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The New York herald. [volume] (New York [N.Y.]) 1840-1920, August 17, 1872, Image 8

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of the Argument for
the Froflecotlon.
f ?
Reviewing tbe Erie, Susquehanna and
Pacific Mail Litigation.
..v V->- " '%
11 *
Counsel's Demand for the Mild Punishment
Provided by the Constitution.
? Saratoga, August 16, 1873.
. The Coon diet at ten A. M. Thirty-Are members
prere present.
aromknt fob th* p*o8e0m0n.
Judge Van Cott, of the counsel for the prosecuKon,
resumed his argument at the point where he
ft off yesterday, criticising the orders issued In
fhe Nyce case restraining the Erie Railroad ComSny
from transferring the stock belonging to the
iglish stockholders.
The counsel then took up the order Issued on the
Succeeding day, appointing a receiver of that stock.
Respondent's counsel said that Judge Barnard, discovering
an error on his part, made in the order of
the 23d of June, restraining the transfer, revoked
khat order on the 23d and Issued another.
How was It, 11 he discovered on error on his
part, that he repeated the order aud increased
its enormity by adding to it the appointment of a
receiver? Mr. Beach replied that the second order
waB Issued npon new facts presented. Mr. Van
(tott said the counsel was continually falling Into
terror concerning these facts. Judge Barnard did
not revoke his order of Injunction, and proceeded
to state that the first order was Issued in March,
and following that there were two or three other
\ On the 22d of June there was a Btlpulatiou that
there was a mistake as to violating the injunction,
And proceedings were stopped as to contempt.
There waa no revocation of the order
ma alleged on Judge Barnard finding that
lie had made an error. The counsel then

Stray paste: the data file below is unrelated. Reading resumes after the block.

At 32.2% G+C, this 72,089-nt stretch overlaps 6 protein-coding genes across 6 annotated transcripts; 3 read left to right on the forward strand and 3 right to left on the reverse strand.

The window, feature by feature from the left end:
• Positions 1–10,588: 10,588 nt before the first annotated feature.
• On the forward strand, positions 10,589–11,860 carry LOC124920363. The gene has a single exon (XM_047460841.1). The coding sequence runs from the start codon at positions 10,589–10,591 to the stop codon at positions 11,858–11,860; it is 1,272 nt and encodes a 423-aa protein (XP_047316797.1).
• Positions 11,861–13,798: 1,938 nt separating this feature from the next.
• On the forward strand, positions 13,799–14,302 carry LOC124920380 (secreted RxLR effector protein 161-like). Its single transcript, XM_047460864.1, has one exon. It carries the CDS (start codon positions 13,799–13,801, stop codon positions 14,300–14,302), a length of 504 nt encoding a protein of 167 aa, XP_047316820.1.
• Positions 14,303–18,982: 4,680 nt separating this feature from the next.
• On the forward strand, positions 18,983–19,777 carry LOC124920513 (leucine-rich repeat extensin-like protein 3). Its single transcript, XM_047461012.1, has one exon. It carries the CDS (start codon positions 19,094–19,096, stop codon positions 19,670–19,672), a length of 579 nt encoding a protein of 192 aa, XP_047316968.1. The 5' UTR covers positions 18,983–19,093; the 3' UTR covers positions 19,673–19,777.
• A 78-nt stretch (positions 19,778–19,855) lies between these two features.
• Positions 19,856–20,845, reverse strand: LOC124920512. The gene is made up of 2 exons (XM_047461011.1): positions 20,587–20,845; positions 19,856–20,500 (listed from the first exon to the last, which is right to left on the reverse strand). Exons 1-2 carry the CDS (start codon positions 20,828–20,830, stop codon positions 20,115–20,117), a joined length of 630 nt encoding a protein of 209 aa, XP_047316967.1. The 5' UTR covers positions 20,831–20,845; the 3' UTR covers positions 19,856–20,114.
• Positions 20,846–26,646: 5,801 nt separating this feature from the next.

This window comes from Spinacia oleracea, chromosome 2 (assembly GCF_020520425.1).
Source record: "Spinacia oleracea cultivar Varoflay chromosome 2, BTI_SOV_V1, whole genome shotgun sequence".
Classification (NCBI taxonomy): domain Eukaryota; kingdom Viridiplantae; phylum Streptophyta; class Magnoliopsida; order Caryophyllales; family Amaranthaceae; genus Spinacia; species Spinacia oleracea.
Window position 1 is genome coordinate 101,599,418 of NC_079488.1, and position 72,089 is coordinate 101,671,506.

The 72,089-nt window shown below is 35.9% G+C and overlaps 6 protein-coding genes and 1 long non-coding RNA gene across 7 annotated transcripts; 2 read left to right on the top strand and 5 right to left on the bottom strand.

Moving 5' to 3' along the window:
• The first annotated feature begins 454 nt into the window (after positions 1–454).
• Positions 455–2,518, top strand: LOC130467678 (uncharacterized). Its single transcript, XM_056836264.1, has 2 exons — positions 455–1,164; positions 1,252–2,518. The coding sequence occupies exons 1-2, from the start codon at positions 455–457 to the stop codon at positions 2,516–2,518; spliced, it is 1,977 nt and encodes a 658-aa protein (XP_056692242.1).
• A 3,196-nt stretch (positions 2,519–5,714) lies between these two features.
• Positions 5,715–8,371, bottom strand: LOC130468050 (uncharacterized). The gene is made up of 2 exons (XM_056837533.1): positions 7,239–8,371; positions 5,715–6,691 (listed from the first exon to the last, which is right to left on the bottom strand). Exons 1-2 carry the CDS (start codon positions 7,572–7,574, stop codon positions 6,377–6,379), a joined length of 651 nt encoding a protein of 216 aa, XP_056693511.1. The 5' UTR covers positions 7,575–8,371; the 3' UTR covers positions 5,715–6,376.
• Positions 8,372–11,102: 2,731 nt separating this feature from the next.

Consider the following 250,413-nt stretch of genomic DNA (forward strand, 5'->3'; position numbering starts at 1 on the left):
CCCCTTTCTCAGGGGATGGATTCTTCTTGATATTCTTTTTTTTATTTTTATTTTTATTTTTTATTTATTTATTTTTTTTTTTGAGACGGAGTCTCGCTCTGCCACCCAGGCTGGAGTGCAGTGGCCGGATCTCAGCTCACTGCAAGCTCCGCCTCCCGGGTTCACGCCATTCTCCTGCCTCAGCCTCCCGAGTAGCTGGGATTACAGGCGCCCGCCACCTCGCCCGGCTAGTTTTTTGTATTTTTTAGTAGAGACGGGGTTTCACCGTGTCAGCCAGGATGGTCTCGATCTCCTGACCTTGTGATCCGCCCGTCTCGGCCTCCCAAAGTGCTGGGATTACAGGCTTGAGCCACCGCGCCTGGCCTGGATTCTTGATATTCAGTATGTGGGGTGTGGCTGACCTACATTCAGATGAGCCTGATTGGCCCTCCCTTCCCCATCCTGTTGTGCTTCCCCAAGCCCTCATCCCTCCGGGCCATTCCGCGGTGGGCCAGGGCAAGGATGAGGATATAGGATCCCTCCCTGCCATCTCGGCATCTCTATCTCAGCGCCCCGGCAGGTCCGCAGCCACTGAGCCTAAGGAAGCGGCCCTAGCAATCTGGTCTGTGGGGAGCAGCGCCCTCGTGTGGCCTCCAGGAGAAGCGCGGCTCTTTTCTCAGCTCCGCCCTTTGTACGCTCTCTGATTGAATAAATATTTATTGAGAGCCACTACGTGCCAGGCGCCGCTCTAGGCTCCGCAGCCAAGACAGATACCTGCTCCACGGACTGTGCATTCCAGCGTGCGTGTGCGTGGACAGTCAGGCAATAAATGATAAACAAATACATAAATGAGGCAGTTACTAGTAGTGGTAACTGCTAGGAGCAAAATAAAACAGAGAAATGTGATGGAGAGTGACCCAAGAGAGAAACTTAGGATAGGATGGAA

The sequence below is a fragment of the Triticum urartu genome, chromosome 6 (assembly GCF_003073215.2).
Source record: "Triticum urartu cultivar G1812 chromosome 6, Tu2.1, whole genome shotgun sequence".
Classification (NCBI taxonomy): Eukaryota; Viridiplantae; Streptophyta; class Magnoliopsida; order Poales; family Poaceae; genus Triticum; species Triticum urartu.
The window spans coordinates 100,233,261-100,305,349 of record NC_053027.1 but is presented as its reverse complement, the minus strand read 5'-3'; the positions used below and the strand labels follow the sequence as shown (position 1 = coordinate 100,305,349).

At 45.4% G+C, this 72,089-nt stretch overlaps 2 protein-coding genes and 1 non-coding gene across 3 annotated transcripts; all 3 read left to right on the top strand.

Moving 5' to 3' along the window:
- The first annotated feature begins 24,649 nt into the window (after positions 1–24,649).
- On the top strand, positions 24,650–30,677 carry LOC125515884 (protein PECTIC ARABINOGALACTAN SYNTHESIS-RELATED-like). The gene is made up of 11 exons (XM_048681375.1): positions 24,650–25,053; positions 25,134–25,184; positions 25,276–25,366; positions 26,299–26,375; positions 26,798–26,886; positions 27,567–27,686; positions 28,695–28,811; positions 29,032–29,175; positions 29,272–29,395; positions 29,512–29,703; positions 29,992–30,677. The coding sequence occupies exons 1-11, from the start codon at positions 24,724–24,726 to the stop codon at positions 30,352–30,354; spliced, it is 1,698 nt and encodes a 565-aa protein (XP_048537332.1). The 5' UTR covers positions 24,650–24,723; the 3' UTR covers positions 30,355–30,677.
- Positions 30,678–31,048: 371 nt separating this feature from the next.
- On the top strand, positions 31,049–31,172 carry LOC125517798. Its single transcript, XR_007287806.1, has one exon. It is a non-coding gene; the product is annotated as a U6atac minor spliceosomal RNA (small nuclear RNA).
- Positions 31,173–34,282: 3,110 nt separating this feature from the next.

referred incidentally to the case In which
Judge Barnard iasued an order to show cause in
the Union Pacific Railroad, returnable at a certain
future day. But before the arrival of that day he
Issued another order ex parte, appointing a receiver,
thus seriously interfering with the construction
of a great transcontinental railroad. Returning
to the case In which the order was issued,
{uttlng tbe stock of the Erie stockholders in the
ands of a receiver, the counsel referred to the
Verification of the complaint made by James risk,
' Jr., and complained that It waB entirely Insufficient.
He asked if It was legal and
proper to dispossess a man of his property
simply on the knowledge and belief
of another man. The counsel then referred to
the effort made to have tho $0,000,000 of stock registered
so that it would become marketable after
Jt waa released from the injunction, and asked why
flak and White secured the order restraining Its
registration. Some one had a motive for this act,
and who was it T We find Jndge Barnard making
this unlawful order to prevent the registration, and
In all these orders there was no cause, but, nevertheless,
they were issued, and, by a manipulation
on the part of Jay Gould,
sa the evidence shows, and we find that 60.000
hares are locked up; are put In the hands of James
H. Coleman; for what purpose ? Why, that they
should not be voted upon. And what is the result ?
re they not voted upon ? When the election time
arrives this James H. Coleman foes to the office and
votes on these shares for the Erie party. Was this
not a part of the little scheme entered on? Then
the case, by order of Judge Ingraham Is carried,
to the disgrace of the State, into the United states
Judge Blatehford then made an order taking
this stock out of the hands of Coleman and banding
It over to Its owners. But what was then done?
Wny. the counsel for Flsk appears In the Court with
a notice discontinuing the suits which had originated
this litigation. Why discontinue these suits If
they meant anything besides simply seizing on the
books and stock for a certain purposo? Could the
parties to these suits not obtain Justice In the United
States Courts? Then, on the 28th of February, Robtasou
was appointed receiver of all the stock held
by foreigners in this country, and on the complaint
of Flsk the date to this order Is made in such a war
as to cover the proceeding in the United states
Court. Where was the sincerity, then, of discontinuance
of the suits? Messrs. Evarts and Southmayd,
shrewd lawyers as they are, fell Into the trap of this
discontinuance of the suits. They thought the procee<Ung
was a bona JUte one, and yet ere Mr. Swan
could go from the court room to the